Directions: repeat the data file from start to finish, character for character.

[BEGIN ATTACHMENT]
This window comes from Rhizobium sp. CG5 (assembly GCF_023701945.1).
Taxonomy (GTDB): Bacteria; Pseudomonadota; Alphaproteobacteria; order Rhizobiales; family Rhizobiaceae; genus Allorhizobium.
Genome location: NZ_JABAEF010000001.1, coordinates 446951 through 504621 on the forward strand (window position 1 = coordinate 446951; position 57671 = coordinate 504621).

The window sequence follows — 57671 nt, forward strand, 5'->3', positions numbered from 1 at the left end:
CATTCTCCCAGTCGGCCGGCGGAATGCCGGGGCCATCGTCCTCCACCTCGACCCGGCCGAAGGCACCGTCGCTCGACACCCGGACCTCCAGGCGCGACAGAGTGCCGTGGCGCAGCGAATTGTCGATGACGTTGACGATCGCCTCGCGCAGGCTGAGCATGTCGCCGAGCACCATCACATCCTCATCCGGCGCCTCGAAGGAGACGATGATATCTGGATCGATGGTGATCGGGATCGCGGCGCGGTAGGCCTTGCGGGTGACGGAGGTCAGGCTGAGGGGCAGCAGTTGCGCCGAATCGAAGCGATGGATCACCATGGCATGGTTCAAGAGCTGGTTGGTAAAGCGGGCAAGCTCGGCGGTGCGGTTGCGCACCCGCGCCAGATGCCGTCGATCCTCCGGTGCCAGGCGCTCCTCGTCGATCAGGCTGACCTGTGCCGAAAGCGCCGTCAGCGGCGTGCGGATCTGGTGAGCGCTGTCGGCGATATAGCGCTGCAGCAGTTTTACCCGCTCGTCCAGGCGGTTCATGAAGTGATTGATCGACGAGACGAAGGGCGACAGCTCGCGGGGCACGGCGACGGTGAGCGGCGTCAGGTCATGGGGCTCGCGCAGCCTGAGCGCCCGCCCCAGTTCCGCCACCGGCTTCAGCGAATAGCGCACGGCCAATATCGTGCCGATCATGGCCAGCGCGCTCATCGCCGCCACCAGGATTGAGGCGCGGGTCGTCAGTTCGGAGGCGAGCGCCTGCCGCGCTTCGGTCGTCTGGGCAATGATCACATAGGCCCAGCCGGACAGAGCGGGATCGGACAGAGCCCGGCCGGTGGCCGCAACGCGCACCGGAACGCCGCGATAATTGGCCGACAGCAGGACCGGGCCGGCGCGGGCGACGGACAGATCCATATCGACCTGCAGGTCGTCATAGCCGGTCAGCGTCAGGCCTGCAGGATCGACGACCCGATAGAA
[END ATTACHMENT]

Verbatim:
This window comes from Rhizobium sp. CG5 (assembly GCF_023701945.1).
Taxonomy (GTDB): Bacteria; Pseudomonadota; Alphaproteobacteria; order Rhizobiales; family Rhizobiaceae; genus Allorhizobium.
Genome location: NZ_JABAEF010000001.1, coordinates 446951 through 504621 on the forward strand (window position 1 = coordinate 446951; position 57671 = coordinate 504621).

The window sequence follows — 57671 nt, forward strand, 5'->3', positions numbered from 1 at the left end:
CATTCTCCCAGTCGGCCGGCGGAATGCCGGGGCCATCGTCCTCCACCTCGACCCGGCCGAAGGCACCGTCGCTCGACACCCGGACCTCCAGGCGCGACAGAGTGCCGTGGCGCAGCGAATTGTCGATGACGTTGACGATCGCCTCGCGCAGGCTGAGCATGTCGCCGAGCACCATCACATCCTCATCCGGCGCCTCGAAGGAGACGATGATATCTGGATCGATGGTGATCGGGATCGCGGCGCGGTAGGCCTTGCGGGTGACGGAGGTCAGGCTGAGGGGCAGCAGTTGCGCCGAATCGAAGCGATGGATCACCATGGCATGGTTCAAGAGCTGGTTGGTAAAGCGGGCAAGCTCGGCGGTGCGGTTGCGCACCCGCGCCAGATGCCGTCGATCCTCCGGTGCCAGGCGCTCCTCGTCGATCAGGCTGACCTGTGCCGAAAGCGCCGTCAGCGGCGTGCGGATCTGGTGAGCGCTGTCGGCGATATAGCGCTGCAGCAGTTTTACCCGCTCGTCCAGGCGGTTCATGAAGTGATTGATCGACGAGACGAAGGGCGACAGCTCGCGGGGCACGGCGACGGTGAGCGGCGTCAGGTCATGGGGCTCGCGCAGCCTGAGCGCCCGCCCCAGTTCCGCCACCGGCTTCAGCGAATAGCGCACGGCCAATATCGTGCCGATCATGGCCAGCGCGCTCATCGCCGCCACCAGGATTGAGGCGCGGGTCGTCAGTTCGGAGGCGAGCGCCTGCCGCGCTTCGGTCGTCTGGGCAATGATCACATAGGCCCAGCCGGACAGAGCGGGATCGGACAGAGCCCGGCCGGTGGCCGCAACGCGCACCGGAACGCCGCGATAATTGGCCGACAGCAGGACCGGGCCGGCGCGGGCGACGGACAGATCCATATCGACCTGCAGGTCGTCATAGCCGGTCAGCGTCAGGCCTGCAGGATCGACGACCCGATAGAA